Investments in 2017 will include new looms, renovations throughout the manufacturing facilities, enhancements to the company’s dyeing process and an extension of the BT University training programs throughout the company.

“Researching and interpreting consumer and design trends remains at the forefront of our marketing and merchandising focus,” Durham said. “We spend a lot of time, effort and financial resources on this endeavor and consider this research very proprietary towards our mission of creating highly decorative fabrics.”

Culp Upholstery Fabrics is another company that has made strategic investments in technology, state-of-the-art finishing and innovation, according to Teresa Huffman, vice president.

Huffman notes that the company has invested heavily in design and development as “key drivers of our industry,” following the “forward-thinking approach” and vision of founders Robert G. (Bob) Culp and Robert G. (Rob) Culp III.

“The upholstery fabric segment of the business has focused on three critical areas: design and innovation, providing a diverse range of products and expanding our customer base to both new markets and broader global markets,” Huffman said. “Culp has maintained the financial strength to support growth strategies.”

Another company investing in facilities, Glen Raven broke ground on new headquarters for Sunbrella in 2016, renovating the company’s first manufacturing facility to now house sales, marketing, design and customer service.

Glen Raven also expanded its capacity and manufacturing capabilities in the U.S., France and China and currently has 2,000 employees globally, 1,350 of which are in the U.S. in the custom fabrics division that manufactures Sunbrella and Dickson fabrics worldwide.

“In 2017, we will initiate a plan that significantly increases weaving, spinning and finishing capacities over the next two years in our U.S. facilities,” said David Swers, president of the custom fabrics division. “As we continue to grow Sunbrella fabrics, we will also increase personnel in our sales, design and marketing operations areas.”

At Valdese Weavers, 2016 investments included facilities and people, according to company president Mike Shelton. The company purchased the building it had been leasing for the Circa 1801 division in 2016, allowing it to move the yarn manufacturing facility it purchased in the Dicey Fabrics acquisition from Shelby to Connelly Springs, N.C.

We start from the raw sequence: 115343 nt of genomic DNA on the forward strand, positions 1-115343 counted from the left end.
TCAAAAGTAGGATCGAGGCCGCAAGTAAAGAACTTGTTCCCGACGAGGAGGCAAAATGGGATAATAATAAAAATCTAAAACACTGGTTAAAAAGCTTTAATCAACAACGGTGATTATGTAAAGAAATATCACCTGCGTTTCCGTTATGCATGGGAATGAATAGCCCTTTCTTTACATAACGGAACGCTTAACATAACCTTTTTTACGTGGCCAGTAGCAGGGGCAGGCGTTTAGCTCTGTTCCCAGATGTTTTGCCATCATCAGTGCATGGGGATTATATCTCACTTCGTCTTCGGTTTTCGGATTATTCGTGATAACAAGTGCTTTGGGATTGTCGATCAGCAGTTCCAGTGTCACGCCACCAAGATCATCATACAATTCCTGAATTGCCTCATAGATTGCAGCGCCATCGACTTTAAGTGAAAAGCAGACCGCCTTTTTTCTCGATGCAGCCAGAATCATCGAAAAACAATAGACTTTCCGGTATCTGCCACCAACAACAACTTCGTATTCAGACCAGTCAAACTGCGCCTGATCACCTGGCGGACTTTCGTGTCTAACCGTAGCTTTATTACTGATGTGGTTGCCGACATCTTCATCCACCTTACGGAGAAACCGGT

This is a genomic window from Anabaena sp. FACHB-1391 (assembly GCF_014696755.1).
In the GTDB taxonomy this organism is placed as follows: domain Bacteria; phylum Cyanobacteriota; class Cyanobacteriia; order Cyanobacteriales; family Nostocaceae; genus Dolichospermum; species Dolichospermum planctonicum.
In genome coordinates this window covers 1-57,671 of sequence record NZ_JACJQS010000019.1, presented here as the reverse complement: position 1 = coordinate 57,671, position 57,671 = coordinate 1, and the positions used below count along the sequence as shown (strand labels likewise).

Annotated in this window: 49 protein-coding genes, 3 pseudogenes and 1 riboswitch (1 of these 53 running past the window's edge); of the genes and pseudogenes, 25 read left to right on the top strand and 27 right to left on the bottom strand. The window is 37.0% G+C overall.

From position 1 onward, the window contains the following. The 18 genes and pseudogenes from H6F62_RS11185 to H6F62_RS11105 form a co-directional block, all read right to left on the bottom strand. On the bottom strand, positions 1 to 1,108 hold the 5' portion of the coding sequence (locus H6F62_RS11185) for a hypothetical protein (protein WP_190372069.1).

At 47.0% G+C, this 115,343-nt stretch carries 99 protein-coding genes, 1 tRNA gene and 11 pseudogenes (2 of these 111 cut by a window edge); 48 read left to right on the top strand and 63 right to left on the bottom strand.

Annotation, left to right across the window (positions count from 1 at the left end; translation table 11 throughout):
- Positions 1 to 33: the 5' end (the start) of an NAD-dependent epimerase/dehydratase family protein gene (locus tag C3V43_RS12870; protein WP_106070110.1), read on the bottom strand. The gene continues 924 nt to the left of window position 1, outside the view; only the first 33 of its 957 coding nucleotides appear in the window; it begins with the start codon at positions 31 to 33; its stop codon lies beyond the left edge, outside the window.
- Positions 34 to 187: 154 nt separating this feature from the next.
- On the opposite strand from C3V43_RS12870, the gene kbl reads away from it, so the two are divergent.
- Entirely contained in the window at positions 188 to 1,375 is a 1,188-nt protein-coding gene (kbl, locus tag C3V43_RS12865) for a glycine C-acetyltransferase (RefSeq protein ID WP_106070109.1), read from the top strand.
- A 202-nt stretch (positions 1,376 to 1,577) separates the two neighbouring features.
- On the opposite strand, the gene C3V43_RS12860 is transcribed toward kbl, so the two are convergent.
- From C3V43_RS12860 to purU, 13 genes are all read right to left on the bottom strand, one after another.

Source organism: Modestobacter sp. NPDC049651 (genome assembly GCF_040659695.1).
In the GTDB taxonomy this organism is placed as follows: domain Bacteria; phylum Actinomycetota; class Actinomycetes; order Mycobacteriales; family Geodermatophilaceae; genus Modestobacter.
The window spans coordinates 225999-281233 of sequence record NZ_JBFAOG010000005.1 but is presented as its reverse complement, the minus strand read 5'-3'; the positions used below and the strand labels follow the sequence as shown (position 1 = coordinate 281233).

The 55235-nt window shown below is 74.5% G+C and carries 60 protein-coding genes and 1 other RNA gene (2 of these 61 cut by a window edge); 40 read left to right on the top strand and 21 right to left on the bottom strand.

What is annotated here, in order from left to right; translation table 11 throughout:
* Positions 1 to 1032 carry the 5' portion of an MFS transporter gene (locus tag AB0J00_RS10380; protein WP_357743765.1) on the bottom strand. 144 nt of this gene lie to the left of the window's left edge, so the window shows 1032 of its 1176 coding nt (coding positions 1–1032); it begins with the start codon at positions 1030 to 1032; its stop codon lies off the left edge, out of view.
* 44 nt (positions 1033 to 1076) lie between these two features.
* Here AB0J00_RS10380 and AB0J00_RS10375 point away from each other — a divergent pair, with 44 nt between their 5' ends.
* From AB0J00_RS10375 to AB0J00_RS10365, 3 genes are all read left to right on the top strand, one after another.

Additional expenditures included new equipment and improvements to existing equipment that allow Valdese to increase production efficiencies and capabilities, completing an optimization initiative that culminated in a $31 million investment over the past four years.

“We have a long and rich history as a domestic manufacturer with a very short supply chain, and we also have a great response rate to the industry with product and fulfillment,” Shelton said. “Now we have new products for customization that allow us to maintain consistent performance and quality as well as our reputation for service that we’ve had for a long time.”

Performance power

Cindy HodnettCindy W. Hodnett | Upholstery/Style Editor
chodnett@furnituretoday.com

As the Upholstery/Style Editor for Furniture/Today, I spend my work hours studying the sloping curves of sofa frames, the intricacies of fabric and the nail head trim and button accents that function as jewelry on a piece of upholstery. I research the companies that bring these things together for retailers, and ultimately consumers, and interview industry leaders about their business strategies and where they think furniture is heading in the future. And when traveling, I provide a sneak peek at what I'm seeing, whether at international markets or in High Point or Las Vegas.

I look forward to sharing what I see and I hope you'll feel free to do the same. Email me at chodnett@furnituretoday.com or follow me on Twitter @CynthiaWHodnett.